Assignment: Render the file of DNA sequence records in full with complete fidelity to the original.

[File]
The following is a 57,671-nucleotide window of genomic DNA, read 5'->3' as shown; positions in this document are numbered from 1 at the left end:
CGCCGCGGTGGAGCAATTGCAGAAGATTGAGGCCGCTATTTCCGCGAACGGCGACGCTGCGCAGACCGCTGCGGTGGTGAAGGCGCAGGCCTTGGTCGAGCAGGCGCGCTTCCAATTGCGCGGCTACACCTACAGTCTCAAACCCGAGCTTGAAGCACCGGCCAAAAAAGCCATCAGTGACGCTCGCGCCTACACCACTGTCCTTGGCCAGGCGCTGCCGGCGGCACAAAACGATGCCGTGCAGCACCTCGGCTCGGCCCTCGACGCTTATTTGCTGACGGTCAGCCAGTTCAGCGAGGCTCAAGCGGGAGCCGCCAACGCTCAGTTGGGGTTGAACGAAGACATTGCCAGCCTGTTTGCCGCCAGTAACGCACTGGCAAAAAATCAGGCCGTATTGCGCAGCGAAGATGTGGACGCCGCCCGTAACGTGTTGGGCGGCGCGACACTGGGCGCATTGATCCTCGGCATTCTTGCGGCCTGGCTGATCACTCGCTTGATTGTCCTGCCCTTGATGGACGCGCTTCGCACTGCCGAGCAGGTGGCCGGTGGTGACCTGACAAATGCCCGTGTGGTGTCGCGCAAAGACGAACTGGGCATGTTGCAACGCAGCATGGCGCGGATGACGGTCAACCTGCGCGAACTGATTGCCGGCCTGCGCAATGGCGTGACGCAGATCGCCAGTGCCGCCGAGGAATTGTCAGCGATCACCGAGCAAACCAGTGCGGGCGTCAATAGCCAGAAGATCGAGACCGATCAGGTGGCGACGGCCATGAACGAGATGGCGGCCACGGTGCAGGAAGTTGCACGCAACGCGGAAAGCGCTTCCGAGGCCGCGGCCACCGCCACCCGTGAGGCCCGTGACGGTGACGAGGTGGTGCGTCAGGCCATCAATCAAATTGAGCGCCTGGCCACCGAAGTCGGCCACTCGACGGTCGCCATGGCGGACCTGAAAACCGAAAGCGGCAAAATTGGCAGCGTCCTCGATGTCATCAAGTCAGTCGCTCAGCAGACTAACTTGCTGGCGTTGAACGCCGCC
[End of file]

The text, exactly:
The following is a 57,671-nucleotide window of genomic DNA, read 5'->3' as shown; positions in this document are numbered from 1 at the left end:
CGCCGCGGTGGAGCAATTGCAGAAGATTGAGGCCGCTATTTCCGCGAACGGCGACGCTGCGCAGACCGCTGCGGTGGTGAAGGCGCAGGCCTTGGTCGAGCAGGCGCGCTTCCAATTGCGCGGCTACACCTACAGTCTCAAACCCGAGCTTGAAGCACCGGCCAAAAAAGCCATCAGTGACGCTCGCGCCTACACCACTGTCCTTGGCCAGGCGCTGCCGGCGGCACAAAACGATGCCGTGCAGCACCTCGGCTCGGCCCTCGACGCTTATTTGCTGACGGTCAGCCAGTTCAGCGAGGCTCAAGCGGGAGCCGCCAACGCTCAGTTGGGGTTGAACGAAGACATTGCCAGCCTGTTTGCCGCCAGTAACGCACTGGCAAAAAATCAGGCCGTATTGCGCAGCGAAGATGTGGACGCCGCCCGTAACGTGTTGGGCGGCGCGACACTGGGCGCATTGATCCTCGGCATTCTTGCGGCCTGGCTGATCACTCGCTTGATTGTCCTGCCCTTGATGGACGCGCTTCGCACTGCCGAGCAGGTGGCCGGTGGTGACCTGACAAATGCCCGTGTGGTGTCGCGCAAAGACGAACTGGGCATGTTGCAACGCAGCATGGCGCGGATGACGGTCAACCTGCGCGAACTGATTGCCGGCCTGCGCAATGGCGTGACGCAGATCGCCAGTGCCGCCGAGGAATTGTCAGCGATCACCGAGCAAACCAGTGCGGGCGTCAATAGCCAGAAGATCGAGACCGATCAGGTGGCGACGGCCATGAACGAGATGGCGGCCACGGTGCAGGAAGTTGCACGCAACGCGGAAAGCGCTTCCGAGGCCGCGGCCACCGCCACCCGTGAGGCCCGTGACGGTGACGAGGTGGTGCGTCAGGCCATCAATCAAATTGAGCGCCTGGCCACCGAAGTCGGCCACTCGACGGTCGCCATGGCGGACCTGAAAACCGAAAGCGGCAAAATTGGCAGCGTCCTCGATGTCATCAAGTCAGTCGCTCAGCAGACTAACTTGCTGGCGTTGAACGCCGCC